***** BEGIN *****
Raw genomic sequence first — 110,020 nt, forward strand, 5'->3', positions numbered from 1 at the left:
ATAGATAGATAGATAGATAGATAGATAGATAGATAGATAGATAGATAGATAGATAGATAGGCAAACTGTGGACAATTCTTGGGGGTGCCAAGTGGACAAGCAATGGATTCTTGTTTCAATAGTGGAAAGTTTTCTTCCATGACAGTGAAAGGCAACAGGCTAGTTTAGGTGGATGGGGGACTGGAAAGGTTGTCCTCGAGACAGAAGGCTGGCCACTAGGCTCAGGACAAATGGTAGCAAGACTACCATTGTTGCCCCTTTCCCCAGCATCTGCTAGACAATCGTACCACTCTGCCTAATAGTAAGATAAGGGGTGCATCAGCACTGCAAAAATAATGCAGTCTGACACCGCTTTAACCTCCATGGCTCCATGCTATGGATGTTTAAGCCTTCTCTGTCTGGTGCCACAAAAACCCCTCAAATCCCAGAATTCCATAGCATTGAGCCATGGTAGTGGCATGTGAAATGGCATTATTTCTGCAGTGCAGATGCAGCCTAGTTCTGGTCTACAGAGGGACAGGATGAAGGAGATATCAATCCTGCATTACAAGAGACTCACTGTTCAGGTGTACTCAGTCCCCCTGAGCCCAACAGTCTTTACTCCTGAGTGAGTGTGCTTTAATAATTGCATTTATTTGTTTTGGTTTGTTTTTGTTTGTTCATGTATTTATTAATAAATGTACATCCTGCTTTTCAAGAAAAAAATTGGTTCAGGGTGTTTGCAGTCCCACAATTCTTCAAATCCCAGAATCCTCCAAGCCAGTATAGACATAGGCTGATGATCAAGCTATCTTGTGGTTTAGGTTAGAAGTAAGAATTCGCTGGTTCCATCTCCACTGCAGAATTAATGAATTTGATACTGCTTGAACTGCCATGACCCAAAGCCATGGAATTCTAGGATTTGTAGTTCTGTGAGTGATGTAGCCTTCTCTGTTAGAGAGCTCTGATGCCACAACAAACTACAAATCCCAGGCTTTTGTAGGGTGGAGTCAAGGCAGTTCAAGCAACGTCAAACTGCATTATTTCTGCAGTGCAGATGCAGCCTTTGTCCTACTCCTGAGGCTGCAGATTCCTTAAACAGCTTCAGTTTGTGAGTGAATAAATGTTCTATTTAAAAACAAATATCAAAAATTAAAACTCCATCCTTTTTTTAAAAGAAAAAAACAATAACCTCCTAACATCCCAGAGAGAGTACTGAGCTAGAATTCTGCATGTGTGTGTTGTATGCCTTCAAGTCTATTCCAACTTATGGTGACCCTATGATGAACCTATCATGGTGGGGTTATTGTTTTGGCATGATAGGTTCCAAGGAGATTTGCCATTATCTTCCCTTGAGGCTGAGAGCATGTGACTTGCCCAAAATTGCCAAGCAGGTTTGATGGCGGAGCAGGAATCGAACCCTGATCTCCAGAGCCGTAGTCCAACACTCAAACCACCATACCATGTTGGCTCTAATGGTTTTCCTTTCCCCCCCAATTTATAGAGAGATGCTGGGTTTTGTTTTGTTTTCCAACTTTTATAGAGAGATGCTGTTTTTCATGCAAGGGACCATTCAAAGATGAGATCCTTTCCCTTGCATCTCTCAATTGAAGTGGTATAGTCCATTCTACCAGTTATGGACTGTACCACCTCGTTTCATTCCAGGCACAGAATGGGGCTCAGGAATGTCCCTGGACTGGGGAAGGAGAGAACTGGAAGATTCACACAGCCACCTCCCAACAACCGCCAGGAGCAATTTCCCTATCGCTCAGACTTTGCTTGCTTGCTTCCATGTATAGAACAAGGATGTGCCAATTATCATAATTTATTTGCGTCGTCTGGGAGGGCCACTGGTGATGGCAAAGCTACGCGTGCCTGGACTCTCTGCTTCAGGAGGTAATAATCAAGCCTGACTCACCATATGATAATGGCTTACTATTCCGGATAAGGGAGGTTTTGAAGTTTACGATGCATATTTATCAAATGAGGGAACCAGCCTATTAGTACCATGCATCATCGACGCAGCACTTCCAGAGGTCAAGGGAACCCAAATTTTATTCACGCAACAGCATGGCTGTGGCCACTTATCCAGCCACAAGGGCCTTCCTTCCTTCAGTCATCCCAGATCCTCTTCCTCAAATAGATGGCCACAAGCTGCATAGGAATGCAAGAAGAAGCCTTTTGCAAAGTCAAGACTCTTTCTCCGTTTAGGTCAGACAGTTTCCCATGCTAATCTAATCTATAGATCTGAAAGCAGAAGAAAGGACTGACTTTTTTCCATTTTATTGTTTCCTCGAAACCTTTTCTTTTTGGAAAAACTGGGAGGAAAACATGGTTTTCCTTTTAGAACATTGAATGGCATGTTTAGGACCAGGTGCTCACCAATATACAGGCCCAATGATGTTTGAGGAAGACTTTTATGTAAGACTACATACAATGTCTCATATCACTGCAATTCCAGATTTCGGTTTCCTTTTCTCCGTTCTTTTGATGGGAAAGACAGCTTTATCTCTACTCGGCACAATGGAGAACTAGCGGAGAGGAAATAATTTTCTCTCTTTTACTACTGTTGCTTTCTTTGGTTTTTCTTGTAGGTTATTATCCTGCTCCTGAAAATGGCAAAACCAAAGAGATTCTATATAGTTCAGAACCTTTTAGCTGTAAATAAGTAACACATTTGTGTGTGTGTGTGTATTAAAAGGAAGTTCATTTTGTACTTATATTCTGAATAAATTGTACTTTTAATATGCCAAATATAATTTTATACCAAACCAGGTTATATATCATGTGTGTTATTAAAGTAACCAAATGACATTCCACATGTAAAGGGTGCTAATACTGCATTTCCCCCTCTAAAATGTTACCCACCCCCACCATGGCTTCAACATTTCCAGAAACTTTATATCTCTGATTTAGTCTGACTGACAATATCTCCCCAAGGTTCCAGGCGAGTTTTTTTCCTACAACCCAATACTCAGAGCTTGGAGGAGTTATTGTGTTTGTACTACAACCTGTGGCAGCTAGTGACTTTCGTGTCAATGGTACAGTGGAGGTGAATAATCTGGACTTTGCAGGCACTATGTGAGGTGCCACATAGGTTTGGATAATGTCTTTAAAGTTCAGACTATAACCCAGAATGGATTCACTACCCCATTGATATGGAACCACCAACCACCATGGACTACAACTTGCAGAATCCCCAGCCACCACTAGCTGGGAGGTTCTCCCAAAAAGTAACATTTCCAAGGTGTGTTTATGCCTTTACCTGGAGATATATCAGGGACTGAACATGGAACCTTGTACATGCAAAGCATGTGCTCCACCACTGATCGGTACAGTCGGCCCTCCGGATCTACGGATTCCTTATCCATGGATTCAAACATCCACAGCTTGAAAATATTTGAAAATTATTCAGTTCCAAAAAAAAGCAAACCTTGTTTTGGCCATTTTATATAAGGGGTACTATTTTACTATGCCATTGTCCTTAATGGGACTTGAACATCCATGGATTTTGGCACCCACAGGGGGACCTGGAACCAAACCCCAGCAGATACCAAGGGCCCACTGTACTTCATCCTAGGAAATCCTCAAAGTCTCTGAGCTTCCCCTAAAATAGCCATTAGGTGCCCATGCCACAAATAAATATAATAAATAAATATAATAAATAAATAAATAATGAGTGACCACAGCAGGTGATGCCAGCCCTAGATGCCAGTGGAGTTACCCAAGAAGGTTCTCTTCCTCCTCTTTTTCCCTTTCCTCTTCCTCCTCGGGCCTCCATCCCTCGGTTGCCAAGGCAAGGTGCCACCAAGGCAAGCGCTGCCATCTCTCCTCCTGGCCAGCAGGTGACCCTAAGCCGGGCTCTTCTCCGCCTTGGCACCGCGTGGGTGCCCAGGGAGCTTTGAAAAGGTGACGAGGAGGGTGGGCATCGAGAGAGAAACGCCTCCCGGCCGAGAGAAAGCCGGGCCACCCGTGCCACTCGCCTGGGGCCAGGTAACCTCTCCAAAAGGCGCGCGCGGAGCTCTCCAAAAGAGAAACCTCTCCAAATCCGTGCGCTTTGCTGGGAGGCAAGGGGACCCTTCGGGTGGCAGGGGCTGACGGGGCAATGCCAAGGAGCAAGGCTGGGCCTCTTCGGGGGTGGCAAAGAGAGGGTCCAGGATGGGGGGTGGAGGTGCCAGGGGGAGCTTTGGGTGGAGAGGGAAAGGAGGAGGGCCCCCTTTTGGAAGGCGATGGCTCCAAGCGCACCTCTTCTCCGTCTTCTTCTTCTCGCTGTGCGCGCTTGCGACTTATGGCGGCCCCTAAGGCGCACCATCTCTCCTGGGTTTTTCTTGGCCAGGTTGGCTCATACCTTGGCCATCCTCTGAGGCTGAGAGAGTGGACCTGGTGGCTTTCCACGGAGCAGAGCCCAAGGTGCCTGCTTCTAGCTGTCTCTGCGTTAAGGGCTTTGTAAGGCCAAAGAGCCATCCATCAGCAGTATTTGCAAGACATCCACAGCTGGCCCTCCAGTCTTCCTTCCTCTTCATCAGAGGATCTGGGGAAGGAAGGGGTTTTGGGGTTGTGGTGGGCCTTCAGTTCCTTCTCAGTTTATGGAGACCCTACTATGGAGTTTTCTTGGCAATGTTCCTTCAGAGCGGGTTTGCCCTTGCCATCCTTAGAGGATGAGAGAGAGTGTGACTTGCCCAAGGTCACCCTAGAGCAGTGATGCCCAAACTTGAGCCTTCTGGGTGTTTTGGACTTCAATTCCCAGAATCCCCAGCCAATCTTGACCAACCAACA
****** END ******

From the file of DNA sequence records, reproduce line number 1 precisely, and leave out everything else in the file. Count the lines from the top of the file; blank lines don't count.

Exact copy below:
Raw genomic sequence first — 110,020 nt, forward strand, 5'->3', positions numbered from 1 at the left: